What blood type are you?
According to the American Heart Association, people with type A, type B, or type AB blood are more likely to have a heart attack or experience heart failure than people with type O.
A reason for this slightly higher risk may be due to inflammation that happens in the bodies of people with type A, type B, or type AB blood. The proteins, which are present in type A and type B blood can cause more “blockage” or “thickening” in veins and arteries, increasing the risk of clots and heart disease, according to Guggenheim.
People with type O blood have a slightly lower risk of heart disease and blood clots, but they may be more vulnerable to hemorrhaging or bleeding disorders. According to a study on postpartum blood loss, women with type O blood exhibit increased blood loss after delivery.
According to another study, people with type O blood may do worse after a traumatic injury due to increased blood loss.
Other research shows that people with type AB blood were associated with an increased incidence of cognitive impairment compared to people with type O blood. Cognitive impairment includes things like trouble remembering, concentrating, or making decisions.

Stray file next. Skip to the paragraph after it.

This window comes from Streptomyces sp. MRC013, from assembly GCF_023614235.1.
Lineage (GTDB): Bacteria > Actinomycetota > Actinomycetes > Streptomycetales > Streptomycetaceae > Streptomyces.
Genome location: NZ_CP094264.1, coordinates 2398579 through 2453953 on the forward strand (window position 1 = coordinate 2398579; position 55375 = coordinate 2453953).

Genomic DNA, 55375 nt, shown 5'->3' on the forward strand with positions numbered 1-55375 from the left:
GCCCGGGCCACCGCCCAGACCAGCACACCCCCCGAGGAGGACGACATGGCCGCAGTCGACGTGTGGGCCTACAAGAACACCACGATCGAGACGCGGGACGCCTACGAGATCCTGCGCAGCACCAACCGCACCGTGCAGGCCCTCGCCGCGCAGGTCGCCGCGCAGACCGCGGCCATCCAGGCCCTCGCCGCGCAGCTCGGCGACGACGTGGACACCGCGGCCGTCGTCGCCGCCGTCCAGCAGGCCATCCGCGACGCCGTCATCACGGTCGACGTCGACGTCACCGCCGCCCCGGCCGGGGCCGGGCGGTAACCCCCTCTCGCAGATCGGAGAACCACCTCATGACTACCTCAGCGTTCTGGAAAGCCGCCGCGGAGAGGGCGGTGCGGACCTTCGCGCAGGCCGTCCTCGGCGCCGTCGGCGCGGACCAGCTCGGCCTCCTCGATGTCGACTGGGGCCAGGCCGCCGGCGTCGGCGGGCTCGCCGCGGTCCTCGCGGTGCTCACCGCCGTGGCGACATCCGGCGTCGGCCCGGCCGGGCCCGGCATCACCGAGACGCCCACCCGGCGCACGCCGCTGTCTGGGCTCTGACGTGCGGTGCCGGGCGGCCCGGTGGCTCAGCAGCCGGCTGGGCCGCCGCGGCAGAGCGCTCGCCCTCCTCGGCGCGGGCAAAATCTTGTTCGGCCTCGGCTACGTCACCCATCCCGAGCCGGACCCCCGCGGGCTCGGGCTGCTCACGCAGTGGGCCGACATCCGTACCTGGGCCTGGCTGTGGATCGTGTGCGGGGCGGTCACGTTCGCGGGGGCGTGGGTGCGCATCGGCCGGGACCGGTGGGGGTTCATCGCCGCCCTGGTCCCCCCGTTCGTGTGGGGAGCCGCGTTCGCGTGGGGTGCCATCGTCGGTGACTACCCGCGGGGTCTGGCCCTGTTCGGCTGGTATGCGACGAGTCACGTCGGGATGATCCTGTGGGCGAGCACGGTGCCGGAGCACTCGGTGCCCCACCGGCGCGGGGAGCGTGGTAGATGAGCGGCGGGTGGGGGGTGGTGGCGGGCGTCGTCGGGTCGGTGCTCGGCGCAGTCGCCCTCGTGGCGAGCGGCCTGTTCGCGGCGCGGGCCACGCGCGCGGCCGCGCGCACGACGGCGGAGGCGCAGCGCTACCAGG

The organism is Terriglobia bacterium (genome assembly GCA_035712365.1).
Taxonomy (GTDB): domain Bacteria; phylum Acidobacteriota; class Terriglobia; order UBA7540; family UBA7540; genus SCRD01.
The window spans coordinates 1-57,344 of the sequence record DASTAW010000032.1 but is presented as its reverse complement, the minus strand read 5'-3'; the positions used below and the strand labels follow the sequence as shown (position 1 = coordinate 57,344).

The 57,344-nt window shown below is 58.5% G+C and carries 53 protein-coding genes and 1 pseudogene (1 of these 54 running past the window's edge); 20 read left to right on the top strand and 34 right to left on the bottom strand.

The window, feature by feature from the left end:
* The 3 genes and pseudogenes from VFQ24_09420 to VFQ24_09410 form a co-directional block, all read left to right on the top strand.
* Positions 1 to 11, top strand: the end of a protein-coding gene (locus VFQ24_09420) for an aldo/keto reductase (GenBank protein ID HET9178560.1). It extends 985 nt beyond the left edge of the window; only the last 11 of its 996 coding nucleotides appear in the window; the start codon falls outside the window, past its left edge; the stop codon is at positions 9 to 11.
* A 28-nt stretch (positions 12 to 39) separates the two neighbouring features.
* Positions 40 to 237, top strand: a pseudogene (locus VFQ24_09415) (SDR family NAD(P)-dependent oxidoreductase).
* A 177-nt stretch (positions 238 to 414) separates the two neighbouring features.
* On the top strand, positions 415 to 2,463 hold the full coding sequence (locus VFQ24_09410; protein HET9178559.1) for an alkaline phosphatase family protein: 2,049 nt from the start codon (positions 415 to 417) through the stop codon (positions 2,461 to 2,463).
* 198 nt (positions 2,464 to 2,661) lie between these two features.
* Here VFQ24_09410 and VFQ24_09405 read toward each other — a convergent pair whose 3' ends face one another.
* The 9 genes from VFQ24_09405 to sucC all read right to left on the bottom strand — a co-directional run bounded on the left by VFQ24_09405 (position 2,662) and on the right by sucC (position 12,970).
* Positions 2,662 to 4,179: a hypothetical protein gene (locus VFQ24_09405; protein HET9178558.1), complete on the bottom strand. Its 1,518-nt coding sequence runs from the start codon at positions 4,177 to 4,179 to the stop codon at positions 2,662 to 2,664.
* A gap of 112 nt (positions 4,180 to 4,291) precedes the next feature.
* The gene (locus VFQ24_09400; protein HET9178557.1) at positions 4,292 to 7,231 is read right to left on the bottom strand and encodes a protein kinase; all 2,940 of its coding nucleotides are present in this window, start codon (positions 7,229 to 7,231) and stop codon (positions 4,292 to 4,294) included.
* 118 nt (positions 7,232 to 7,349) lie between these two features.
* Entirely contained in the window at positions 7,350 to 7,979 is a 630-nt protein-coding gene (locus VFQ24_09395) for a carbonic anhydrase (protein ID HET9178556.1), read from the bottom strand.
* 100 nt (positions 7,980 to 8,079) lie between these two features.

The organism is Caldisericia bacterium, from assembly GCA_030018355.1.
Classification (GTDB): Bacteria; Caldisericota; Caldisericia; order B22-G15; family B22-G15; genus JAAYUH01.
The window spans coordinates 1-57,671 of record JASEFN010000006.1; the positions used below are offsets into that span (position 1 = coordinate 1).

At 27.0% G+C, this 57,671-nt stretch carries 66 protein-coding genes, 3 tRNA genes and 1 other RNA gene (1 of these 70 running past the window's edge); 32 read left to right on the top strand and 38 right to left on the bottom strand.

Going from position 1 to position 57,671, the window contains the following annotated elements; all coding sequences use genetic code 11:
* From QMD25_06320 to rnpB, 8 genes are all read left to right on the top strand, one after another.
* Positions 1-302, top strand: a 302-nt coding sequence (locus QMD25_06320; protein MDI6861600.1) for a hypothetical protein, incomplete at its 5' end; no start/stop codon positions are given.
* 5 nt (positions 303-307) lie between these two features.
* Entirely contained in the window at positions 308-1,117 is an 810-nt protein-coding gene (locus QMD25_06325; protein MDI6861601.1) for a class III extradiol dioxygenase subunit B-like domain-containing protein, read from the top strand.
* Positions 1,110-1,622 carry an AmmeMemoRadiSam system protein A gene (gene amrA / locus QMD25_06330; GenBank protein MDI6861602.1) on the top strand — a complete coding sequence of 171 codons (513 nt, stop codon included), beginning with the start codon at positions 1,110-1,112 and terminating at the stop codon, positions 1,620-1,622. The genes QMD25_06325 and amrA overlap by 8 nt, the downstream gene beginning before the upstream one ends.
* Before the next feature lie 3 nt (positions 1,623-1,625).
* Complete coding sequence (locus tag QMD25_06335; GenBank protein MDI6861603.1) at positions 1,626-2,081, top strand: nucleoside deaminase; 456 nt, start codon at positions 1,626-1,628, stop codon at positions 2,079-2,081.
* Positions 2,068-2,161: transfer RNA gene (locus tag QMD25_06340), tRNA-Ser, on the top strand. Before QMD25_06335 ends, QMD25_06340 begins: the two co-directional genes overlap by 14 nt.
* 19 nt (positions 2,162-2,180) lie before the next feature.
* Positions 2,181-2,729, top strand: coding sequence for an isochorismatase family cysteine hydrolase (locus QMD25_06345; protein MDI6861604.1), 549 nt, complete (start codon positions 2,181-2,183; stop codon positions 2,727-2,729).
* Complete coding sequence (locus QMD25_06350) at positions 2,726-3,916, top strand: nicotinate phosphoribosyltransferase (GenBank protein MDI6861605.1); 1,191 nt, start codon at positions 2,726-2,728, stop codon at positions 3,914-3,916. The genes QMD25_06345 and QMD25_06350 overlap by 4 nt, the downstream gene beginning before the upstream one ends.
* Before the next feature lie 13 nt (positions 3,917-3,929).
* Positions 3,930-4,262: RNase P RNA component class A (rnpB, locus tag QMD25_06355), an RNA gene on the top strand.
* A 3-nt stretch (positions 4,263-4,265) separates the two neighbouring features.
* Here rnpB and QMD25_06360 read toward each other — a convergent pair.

Lifestyle and blood type
While research suggests that blood type may increase one’s risk of developing heart disease, big factors such as diet, exercise, or even pollution may also play a role in affecting heart health.
For people trying to keep their hearts healthy, Guggenheim says there is no specific recommendation other than a good heart-healthy diet, regardless of one’s blood type.
“A well-balanced, heart-healthy diet will normally be what any physician is going to recommend, and I would say ABO doesn’t change that,” Guggenheim says.